In Durham, former president touts wife Hillary Clintons experience

Bill Clinton, Americas 42nd president, campaigns for Democratic nominee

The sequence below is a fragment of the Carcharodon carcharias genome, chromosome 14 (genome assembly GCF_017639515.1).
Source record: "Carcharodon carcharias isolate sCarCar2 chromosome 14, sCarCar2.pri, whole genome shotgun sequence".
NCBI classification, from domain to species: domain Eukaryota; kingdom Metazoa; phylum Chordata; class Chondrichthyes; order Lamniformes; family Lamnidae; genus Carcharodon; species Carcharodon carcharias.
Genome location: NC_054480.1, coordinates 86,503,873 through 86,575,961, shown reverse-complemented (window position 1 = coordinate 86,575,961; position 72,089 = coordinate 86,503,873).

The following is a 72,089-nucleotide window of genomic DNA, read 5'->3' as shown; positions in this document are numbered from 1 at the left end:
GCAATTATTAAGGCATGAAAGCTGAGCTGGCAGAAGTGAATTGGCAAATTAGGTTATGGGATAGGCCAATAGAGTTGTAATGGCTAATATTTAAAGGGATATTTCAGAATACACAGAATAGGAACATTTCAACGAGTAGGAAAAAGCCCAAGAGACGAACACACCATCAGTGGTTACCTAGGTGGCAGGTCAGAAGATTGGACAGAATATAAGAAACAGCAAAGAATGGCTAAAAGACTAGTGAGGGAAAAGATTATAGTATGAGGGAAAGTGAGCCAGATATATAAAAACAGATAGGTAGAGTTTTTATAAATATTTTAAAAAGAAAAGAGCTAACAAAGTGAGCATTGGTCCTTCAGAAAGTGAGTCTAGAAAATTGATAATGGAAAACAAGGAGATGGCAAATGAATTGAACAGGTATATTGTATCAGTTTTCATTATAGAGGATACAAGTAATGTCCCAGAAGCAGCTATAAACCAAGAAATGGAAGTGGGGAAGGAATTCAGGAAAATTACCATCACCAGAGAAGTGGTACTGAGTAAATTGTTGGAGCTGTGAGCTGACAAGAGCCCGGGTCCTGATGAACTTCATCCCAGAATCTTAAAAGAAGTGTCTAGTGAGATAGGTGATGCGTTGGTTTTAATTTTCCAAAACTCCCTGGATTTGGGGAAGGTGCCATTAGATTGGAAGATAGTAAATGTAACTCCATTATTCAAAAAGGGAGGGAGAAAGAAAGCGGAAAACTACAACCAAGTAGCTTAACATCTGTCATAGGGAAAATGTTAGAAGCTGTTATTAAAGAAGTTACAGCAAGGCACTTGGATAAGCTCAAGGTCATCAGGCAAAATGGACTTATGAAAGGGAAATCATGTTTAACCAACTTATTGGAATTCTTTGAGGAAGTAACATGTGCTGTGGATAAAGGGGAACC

DURHAM — Former president Bill Clinton came to Durham Tuesday to campaign for the Democratic presidential nominee, former secretary of state, senator and first lady — his wife, Hillary Clinton.The Clinton campaign’s press release ahead of the 42nd president’s speech at the Community Family Life & Recreation Center at Lyon Park said he would discuss voter registration and early voting. Instead, the former president’s speech — ad-libbed with the exception of his opening remarks thanking his hosts and introductory speakers — focused mostly on Hillary Clinton’s aforementioned credentials, including her work on children’s issues, and contrasted them with her opponent, Republican nominee Donald Trump.”Real life is hard work. Real change is hard work,” Bill Clinton said after meeting with some of the children who attend the community center. “But you look into the eyes of these children and it’s worth it.”Bill Clinton scorned Trump for not being willing to truly put in the necessary hard work and simply wanting to “Make America Great Again,” saying the New York billionaire was looking to the past instead of the future. And he said the future was dependent on “America’s greatest asset … our youth and diversity.”The former president hammered home the differences in the two campaigns, balking at Trump’s criticism of The Clinton Foundation — the couple’s nonprofit organization — while needling his wife’s opponent about a rumored payoff to Florida Attorney General Pam Bondi when Trump University was under investigation in the state.Bill Clinton said Hillary Clinton’s plan — to invest in infrastructure, including cleaning up water supplies to avoid another disaster like the one in Flint, Mich.; increase bank lending to small businesses; promote fair trade and manufacturing; and make businesses who move their headquarters or jobs overseas financially accountable — would kickstart the economy.”Ten years from now people will look back at [President Barack] Obama and give him more credit than they do today,” Bill Clinton said. But he also offered “what the nation needs is faster, more fairly shared growth. … We cannot go on eight more years where 90 percent of the earnings go to 1 percent of the people.”Bill Clinton, 70, was introduced by U.S. Rep. G.K. Butterfield (D-N.C.), the chair of the Congressional Black Caucus. Butterfield told the 700-plus people packed in the steamy community center gym it was essential to continue Obama’s polices and build upon them, saying Trump was “too reckless and erratic” to run the world’s largest economy.”This election is the most important, the most consequential of our lifetime,” Butterfield said.North Carolina Secretary of State Elaine Marshall introduced Bill Clinton, comparing her win in the 1996 election to Hillary Clinton’s chances in November. Marshall became the first woman in state history to win an elected statewide executive office 20 years ago, defeating famous NASCAR driver — and political neophyte — Richard Petty. Petty introduced Clinton’s rival, Republican nominee Donald Trump, later that night at a speech in Greenville.”I was just a lowly state senator who didn’t have the same recognition [as Petty],” Marshall said.Marshall said the state rallied behind her ideas and saw beyond Petty’s fame to give her an eight-point win. She said Hillary Clinton’s education, experience and temperament make her, like Marshall in 1996, much more qualified for office than someone without a political background.Durham Mayor Bill Bell also recalled when he won his first race — with the help of Bill Clinton, who made phone calls to voters the day of the election that Bell said might have tipped the 500-vote decision in Bell’s favor in 2001.Bell echoed Obama by calling Hillary Clinton the most qualified candidate in recent memory and said she would hit the ground running as president.”This is exactly the kind of person we need,” Bell said. “… [and] her election will make our friend Bill Clinton the first, first gentleman.”